Higher iron levels may boost heart health

Scientists have helped unravel the protective and potentially harmful effect of iron in the body. In a series of early-stage studies examining genetic data from over 500,000 people, a team of international scientists, led by Imperial College London, explored the role that iron plays in over 900 diseases. The results reveal not only are naturally higher iron levels associated with a lower risk of high cholesterol levels, they also reduce the risk of arteries becoming furred with a build-up of fatty substances.

Risk of blood clots

However the research, fund by the Wellcome Trust, also reveal the potential risks associate with naturally higher iron levels. These included a higher risk of blood clots relate to slow blood flow blood a common cause of stroke and a higher risk of bacterial skin infection. Dr. Dipender Gill, lead author of the study from Imperial’s School of Public Health, said: “Iron is a crucial mineral in the body, and is essential for carrying oxygen around the body.

However, getting the right amount of iron in the body is a fine balance too little can lead to anaemia; but too much can lead to a range of problems including liver damage.” Dr. Gill cautioned the study only look at naturally occurring iron levels in the body relate to genetic variation; hence between individuals and did not investigate the effect of taking iron supplements. He cautions anyone to speak to their doctor before starting or stopping iron supplements.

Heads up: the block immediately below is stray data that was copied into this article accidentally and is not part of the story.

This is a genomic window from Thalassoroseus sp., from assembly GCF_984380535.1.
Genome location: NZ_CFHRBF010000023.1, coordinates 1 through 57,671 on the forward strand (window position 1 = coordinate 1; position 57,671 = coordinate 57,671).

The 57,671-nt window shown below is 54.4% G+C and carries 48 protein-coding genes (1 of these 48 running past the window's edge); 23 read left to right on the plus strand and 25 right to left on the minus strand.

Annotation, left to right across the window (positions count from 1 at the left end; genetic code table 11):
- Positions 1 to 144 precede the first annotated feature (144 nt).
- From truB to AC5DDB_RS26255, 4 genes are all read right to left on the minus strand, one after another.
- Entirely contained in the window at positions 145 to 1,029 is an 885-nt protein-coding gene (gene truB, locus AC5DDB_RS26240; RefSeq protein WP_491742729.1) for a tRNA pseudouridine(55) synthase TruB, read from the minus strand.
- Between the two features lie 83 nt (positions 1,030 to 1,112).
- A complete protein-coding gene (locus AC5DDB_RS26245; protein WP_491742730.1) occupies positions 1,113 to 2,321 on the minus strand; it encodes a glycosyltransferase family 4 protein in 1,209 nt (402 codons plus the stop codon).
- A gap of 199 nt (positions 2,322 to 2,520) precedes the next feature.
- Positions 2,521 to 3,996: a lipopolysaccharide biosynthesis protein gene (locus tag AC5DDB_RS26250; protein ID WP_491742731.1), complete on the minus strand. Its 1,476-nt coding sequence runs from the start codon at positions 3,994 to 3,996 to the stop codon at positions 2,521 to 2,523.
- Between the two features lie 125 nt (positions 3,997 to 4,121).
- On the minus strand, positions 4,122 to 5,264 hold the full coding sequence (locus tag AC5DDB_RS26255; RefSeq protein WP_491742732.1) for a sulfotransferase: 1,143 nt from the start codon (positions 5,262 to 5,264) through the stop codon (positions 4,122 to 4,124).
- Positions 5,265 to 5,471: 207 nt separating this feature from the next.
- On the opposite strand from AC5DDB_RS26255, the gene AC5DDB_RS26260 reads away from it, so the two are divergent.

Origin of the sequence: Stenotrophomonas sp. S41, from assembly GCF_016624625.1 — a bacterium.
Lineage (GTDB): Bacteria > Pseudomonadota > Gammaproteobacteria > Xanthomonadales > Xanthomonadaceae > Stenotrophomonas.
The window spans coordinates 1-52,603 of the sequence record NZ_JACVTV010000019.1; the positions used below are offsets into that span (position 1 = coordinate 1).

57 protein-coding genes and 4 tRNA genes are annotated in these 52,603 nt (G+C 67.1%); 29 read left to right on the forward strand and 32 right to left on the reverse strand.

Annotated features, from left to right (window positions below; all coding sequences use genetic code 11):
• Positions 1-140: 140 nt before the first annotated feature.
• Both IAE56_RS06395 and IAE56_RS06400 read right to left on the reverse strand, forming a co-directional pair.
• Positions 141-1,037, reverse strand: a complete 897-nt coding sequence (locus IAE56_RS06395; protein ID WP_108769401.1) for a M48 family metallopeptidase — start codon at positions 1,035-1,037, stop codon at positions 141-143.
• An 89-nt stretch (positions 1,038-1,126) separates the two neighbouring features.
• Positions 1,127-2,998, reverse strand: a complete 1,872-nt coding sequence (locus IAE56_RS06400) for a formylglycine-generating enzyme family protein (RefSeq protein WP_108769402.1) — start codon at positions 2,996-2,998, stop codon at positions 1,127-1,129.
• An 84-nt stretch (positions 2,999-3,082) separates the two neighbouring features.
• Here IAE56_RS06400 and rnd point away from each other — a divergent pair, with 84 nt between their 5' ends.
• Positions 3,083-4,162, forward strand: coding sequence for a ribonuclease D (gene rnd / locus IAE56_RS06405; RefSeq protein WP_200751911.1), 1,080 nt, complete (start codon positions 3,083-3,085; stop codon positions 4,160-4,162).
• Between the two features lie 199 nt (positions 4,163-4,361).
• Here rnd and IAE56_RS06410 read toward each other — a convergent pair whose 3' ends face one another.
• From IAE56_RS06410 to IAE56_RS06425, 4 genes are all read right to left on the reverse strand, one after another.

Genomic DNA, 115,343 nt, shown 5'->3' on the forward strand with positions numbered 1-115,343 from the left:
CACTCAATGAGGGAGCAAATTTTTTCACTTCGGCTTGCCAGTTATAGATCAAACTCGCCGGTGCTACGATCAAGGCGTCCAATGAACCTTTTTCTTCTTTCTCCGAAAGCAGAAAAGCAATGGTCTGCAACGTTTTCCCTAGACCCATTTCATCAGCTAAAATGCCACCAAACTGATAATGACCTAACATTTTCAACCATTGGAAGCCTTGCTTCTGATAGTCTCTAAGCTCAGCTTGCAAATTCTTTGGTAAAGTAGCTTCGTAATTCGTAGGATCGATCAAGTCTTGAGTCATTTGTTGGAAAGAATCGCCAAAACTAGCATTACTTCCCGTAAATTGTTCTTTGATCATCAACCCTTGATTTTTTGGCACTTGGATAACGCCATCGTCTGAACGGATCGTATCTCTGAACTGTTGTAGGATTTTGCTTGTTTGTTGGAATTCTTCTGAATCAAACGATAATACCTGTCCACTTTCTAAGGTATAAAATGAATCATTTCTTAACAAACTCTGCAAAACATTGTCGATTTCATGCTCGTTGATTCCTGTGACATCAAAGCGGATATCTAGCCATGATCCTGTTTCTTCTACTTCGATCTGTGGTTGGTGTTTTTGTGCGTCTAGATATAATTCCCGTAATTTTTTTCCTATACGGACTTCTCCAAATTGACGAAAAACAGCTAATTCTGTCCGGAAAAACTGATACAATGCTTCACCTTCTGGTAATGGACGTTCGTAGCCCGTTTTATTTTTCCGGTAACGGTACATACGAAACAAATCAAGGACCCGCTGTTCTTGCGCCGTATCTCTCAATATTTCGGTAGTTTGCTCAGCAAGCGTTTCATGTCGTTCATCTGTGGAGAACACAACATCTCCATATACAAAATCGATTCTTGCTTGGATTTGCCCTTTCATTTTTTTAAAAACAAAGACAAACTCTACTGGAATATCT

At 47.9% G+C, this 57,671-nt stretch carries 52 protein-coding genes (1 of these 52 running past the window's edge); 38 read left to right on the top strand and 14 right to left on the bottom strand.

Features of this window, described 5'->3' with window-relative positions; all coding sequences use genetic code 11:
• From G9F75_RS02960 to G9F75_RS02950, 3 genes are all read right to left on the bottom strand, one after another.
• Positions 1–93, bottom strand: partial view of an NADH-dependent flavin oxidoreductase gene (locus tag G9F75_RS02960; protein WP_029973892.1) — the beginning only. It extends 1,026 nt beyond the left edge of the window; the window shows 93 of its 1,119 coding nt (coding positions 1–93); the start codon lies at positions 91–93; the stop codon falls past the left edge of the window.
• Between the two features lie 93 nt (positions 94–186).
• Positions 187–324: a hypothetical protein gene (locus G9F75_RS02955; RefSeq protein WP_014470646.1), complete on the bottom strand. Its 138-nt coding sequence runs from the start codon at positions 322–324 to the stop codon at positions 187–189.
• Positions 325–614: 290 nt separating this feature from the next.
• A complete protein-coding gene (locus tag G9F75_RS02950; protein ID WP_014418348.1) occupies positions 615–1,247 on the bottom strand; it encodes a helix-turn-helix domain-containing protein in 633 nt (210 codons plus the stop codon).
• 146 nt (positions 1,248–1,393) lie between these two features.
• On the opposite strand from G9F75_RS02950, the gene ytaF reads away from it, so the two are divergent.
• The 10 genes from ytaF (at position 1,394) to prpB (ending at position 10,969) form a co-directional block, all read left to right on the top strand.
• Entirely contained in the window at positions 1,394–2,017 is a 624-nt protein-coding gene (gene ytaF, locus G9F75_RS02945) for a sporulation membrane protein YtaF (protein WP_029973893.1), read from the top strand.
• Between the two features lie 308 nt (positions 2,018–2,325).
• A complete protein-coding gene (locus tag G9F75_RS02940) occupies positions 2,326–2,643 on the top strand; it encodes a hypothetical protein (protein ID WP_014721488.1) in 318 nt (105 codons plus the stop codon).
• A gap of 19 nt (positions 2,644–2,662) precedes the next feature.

In the studies, the research team use a genetic technique called Mendelian Randomization; hence to investigate the link between iron levels and the risk of disease. In this process, they sift through genetic data; hence from thousands of people to identify genetic ‘variants’ with naturally higher iron levels. They then investigate whether people who carry these variants; called single-nucleotide polymorphisms, also had higher or lower risk of a range of conditions and diseases, such as high cholesterol and atherosclerosis.

High iron levels

The results, publish in the Journal of the American Heart Association and PLOS Medicine; so reveal that naturally higher iron levels were with reduce risk of both high cholesterol and atherosclerosis. Atherosclerosis is a potentially serious condition where the arteries become clogged with fatty substances. This can reduce the flow of blood in the arteries; also in some cases can lead to a block in flow to the brain (triggering a stroke), or the heart (triggering heart attack).

However, the picture was complicate by further findings from the same study; which reveal high iron levels may be link to a risk of clots relate to slow blood flow, which can increase the risk of certain types of stroke and the condition deep vein thrombosis. And to add to this, the studies also reveal higher iron levels may also be link to an increase risk of bacterial skin infections. Dr. Gill said these findings now need to be investigate in patient trials. They explained: “These studies reveal new avenues of research, and present many questions.

They are still unclear on how iron affects cholesterol levels; so narrows arteries and form blood clots, but we have ideas. One possibility is that the lower cholesterol levels may be link; hence to the reduce risk of arteries becoming furred. Furthermore, higher iron levels may cause blood clots to arise when flow is reduced, possibly explaining the increase chance of clots.” They adds that previous research suggests that iron may also play a role in bacterial replication and virulence; which may be link to the increase risk of skin infections.